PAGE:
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Water plan under fire in Buda

By Andy Sevilla

Hays County residents concerned that Buda’s future water supply plan may suck Trinity Aquifer wells dry are pummeling the city with criticism online and calling for its boycott.

On Jan. 20 the Buda council “reluctantly” reached a water agreement with Electro Purification (EP), a Houston-based private water supplier, for one million gallons of water per day from the Cow Creek Formation of the Trinity Aquifer in western Hays County.

City leaders sought the agreement as its current water supply may run short of demand as soon as 2017. 

 “It is just irresponsible of Buda to buy this water without first allowing the aquifer districts to collect and model their own data,” Willis Rothelle told the city on its Facebook page.

Before Buda’s council reached its 6-1 decision, countless residents, elected officials, and ground water conservation district representatives spent more than an hour during citizen comment imploring council members to delay the vote and allow water authorities to fully assess the impacts of the proposed drilling.

“Currently we have no site-specific data of this area, and we are concerned of the potential impact,” Barton Springs/ Edwards Aquifer Conservation District board member Mary Stone told the Buda council.

Ultimately Buda leaders voted to approve the contract; the following day the city issued a letter of empathy to residents, which said in part, “In realizing Buda’s water may run short in 2017, the City Council was placed in an unenviable position of securing a plausible water source while considering the effects to our neighbors in the county.”

It continued, “The City secured the needed water, but only on the condition that a water mitigation plan be put in place to support the long term well-being of wells in the area.”

EP also is proposing to supply the Goforth Water Supply Utility District and Clark Wilson, a developer proposing 2,220 high-end homes just outside of Mountain City, with 3.0 and 1.3 MGD (million gallons per day), respectively.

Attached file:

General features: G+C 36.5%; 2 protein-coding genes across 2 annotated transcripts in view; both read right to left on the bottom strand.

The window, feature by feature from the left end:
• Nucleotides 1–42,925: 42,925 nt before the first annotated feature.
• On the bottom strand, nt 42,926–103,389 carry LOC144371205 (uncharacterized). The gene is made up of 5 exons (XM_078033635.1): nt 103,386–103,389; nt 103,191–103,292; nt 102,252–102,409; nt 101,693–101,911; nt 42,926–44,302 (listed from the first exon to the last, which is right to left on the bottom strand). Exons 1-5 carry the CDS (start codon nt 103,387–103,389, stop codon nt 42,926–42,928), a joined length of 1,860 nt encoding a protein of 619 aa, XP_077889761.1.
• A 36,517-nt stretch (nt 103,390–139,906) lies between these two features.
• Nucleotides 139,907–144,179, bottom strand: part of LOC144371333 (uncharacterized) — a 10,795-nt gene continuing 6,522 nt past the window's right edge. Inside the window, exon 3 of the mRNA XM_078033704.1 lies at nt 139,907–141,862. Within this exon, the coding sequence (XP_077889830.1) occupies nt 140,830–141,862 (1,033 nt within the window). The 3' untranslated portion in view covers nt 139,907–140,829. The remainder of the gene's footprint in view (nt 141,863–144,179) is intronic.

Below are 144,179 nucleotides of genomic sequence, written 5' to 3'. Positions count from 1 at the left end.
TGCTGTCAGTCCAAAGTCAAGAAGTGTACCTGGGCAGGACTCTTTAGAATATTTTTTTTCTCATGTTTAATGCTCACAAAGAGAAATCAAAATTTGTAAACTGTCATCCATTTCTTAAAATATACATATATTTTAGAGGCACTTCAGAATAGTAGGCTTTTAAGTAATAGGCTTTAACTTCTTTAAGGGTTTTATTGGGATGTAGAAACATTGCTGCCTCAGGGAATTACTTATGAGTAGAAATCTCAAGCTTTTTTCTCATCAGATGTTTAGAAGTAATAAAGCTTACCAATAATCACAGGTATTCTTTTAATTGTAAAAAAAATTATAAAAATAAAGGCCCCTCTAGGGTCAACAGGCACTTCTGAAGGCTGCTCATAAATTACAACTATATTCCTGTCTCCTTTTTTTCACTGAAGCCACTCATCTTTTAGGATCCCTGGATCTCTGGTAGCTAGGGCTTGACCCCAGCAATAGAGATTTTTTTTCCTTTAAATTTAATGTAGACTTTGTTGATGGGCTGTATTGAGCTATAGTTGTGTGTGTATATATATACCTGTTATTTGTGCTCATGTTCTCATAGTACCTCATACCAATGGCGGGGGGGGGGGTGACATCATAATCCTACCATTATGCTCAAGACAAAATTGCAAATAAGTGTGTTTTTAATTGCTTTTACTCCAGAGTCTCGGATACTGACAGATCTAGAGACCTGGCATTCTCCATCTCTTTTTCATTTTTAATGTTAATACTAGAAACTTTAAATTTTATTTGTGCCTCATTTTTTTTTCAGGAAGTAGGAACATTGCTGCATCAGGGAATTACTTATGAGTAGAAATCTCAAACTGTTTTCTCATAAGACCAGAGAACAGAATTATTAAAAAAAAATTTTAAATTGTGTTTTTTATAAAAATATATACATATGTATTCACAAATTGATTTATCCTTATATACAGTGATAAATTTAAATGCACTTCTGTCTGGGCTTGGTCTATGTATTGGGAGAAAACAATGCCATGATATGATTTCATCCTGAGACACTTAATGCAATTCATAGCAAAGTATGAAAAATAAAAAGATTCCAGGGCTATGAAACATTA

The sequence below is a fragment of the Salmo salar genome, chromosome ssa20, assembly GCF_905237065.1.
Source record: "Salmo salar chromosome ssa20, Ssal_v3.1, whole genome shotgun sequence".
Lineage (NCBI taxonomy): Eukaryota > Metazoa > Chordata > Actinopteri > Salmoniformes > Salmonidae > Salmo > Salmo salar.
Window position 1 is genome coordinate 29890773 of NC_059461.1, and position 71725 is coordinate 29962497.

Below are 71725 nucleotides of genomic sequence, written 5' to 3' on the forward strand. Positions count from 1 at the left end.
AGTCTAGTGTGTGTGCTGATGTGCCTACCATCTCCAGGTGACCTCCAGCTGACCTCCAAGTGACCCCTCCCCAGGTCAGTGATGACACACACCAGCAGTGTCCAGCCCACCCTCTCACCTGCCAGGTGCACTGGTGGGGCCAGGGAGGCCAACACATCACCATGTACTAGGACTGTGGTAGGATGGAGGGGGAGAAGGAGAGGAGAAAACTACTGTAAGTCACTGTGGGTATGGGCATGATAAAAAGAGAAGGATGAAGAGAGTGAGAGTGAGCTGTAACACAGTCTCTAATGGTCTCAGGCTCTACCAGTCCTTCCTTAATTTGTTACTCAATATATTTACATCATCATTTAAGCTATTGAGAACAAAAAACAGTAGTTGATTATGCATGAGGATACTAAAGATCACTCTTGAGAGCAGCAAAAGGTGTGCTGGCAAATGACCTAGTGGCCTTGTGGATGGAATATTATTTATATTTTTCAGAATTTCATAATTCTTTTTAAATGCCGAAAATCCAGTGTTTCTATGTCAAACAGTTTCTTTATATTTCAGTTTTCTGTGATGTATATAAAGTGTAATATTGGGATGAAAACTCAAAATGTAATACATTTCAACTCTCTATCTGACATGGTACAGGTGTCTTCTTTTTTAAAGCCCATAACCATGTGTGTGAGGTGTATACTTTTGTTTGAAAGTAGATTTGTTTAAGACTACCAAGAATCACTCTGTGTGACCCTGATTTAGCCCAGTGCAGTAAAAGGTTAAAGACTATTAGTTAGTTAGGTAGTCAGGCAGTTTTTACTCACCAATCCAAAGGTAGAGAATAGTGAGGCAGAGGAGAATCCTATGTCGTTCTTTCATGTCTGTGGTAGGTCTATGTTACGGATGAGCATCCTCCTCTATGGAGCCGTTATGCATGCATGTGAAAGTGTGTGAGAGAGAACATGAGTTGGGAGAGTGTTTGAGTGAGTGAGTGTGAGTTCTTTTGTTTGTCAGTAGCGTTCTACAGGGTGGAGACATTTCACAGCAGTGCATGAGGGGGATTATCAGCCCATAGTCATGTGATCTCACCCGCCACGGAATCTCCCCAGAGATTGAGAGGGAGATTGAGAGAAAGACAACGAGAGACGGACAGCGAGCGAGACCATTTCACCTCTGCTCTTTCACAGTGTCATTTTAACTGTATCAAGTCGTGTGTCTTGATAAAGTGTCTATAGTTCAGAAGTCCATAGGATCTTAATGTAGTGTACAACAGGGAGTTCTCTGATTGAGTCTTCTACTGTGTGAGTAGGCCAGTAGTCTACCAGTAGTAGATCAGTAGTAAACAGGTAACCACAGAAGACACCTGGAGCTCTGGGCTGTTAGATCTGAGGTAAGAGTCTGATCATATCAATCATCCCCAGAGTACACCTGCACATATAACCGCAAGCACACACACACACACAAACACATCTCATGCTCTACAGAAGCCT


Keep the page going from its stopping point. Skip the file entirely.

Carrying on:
As of yet, there have been no calls to boycott Clark Wilson Homes.

EP’s well field is located in what’s called a “white zone.” It is located in the Edwards Aquifer Authority (EAA) jurisdiction, but that authority only regulates the Edwards Aquifer, and not the Trinity underneath it. The wells are just outside the jurisdiction of the Hays Trinity Groundwater Conservation District (HTGCD).

As such, EP’s wells operate under Texas’s 1904 “rule of capture,” which allows limitless pumping of water with no regard to effects on neighbors.

Buda implemented a mitigation plan in its EP contract, though that obligation is still being hashed out. 

According to a Jan. 20 presentation by Drew Hardin of Lockwood Andrews and Newman (LAN), Buda’s existing water supply is 2.0 MGD. Buda will need 5.6 MGD by 2060 to satisfy demand, creating a 3.6 MGD shortfall.

Buda is a member of the Hays Caldwell Public Utility Agency (HCPUA), which plans to provide the city with 3.6 MGD by 2027. HCPUA could provide the city with between 1.5 and 2.0 MGD by 2017, according to LAN.

Buda’s agreement with EP serves as a factor of safety, and will be a second source of water by 2017, the presentation states.

LAN also works for Goforth Water SUD, which has eminent domain authority, to secure right-of-way access to facilitate the building of a pipeline from EP’s well field near Wimberley to its facility in eastern Kyle. That pipe also will deliver water to Clark Wilson’s proposed development, Anthem.

The future HCPUA pipeline is proposed to run along FM1626 from Kyle to Buda. EP hopes to secure an agreement allowing them to use that portion of HCPUA pipeline and get its water to Buda. 

HCPUA has not yet agreed to share the future pipeline, but Buda, as a member of the agency, could put pressure to secure an agreement.

Many critics of EP’s water supply plan call for legislative action to update the rule of capture.

Hays County commissioners unanimously voted last week to form a committee bringing all stakeholders to the table and discuss groundwater pumping.

Hays County asked State Representative Jason Isaac and State Senator Donna Campbell to sit on its recently formed committee. Representatives from the EAA, BSEACD, HTGCD, Mountain City, Buda, Goforth Water and EP were also offered a seat at the table.

Citizens respond

A website devoted to providing information about the issue surfaced recently —


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